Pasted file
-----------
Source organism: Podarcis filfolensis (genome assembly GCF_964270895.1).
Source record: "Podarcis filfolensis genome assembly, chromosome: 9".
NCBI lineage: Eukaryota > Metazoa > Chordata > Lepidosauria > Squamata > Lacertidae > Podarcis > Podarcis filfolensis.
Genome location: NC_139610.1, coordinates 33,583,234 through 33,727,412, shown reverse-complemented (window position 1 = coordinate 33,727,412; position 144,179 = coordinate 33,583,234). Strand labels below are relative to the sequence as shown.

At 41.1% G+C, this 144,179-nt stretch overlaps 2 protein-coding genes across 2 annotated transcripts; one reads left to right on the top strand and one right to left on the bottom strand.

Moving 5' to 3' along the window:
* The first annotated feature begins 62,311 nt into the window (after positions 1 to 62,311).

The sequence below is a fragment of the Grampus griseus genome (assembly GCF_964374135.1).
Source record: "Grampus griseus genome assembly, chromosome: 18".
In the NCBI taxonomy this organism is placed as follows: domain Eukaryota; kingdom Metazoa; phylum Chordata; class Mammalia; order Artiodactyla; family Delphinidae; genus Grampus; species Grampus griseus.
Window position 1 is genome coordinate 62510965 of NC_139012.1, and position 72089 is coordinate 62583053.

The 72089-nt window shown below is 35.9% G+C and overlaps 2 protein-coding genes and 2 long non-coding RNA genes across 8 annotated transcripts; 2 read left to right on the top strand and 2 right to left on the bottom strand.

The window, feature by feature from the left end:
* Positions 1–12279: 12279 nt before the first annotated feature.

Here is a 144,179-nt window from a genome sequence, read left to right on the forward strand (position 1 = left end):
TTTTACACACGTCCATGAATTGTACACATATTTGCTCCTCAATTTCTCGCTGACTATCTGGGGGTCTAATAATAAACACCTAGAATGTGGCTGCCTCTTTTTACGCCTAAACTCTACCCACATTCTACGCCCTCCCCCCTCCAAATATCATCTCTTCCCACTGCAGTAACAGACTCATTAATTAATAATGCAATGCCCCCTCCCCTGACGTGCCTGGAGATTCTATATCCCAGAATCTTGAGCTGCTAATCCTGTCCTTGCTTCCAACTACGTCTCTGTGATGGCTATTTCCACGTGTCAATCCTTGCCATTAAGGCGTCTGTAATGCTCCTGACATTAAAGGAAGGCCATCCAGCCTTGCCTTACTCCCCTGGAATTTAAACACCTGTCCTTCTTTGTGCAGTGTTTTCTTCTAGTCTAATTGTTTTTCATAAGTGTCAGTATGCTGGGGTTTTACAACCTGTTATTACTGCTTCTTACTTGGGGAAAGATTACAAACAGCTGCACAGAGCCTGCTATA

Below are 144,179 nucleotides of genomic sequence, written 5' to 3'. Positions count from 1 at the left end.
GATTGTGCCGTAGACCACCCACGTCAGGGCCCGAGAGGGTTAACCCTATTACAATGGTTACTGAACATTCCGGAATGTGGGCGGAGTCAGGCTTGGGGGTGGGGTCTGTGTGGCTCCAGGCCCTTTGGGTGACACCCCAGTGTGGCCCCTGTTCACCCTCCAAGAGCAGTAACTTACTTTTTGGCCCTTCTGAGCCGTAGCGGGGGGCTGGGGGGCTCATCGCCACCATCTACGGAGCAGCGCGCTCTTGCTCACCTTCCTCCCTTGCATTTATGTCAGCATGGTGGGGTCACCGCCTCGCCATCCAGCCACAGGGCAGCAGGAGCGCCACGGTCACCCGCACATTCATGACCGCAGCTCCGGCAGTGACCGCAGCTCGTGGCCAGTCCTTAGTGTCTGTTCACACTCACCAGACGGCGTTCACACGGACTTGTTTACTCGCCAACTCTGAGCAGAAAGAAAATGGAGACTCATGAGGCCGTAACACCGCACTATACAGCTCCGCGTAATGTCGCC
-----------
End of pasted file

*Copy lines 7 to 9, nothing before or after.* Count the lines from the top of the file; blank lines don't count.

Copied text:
* The first annotated feature begins 62,311 nt into the window (after positions 1 to 62,311).

The sequence below is a fragment of the Grampus griseus genome (assembly GCF_964374135.1).
Source record: "Grampus griseus genome assembly, chromosome: 18".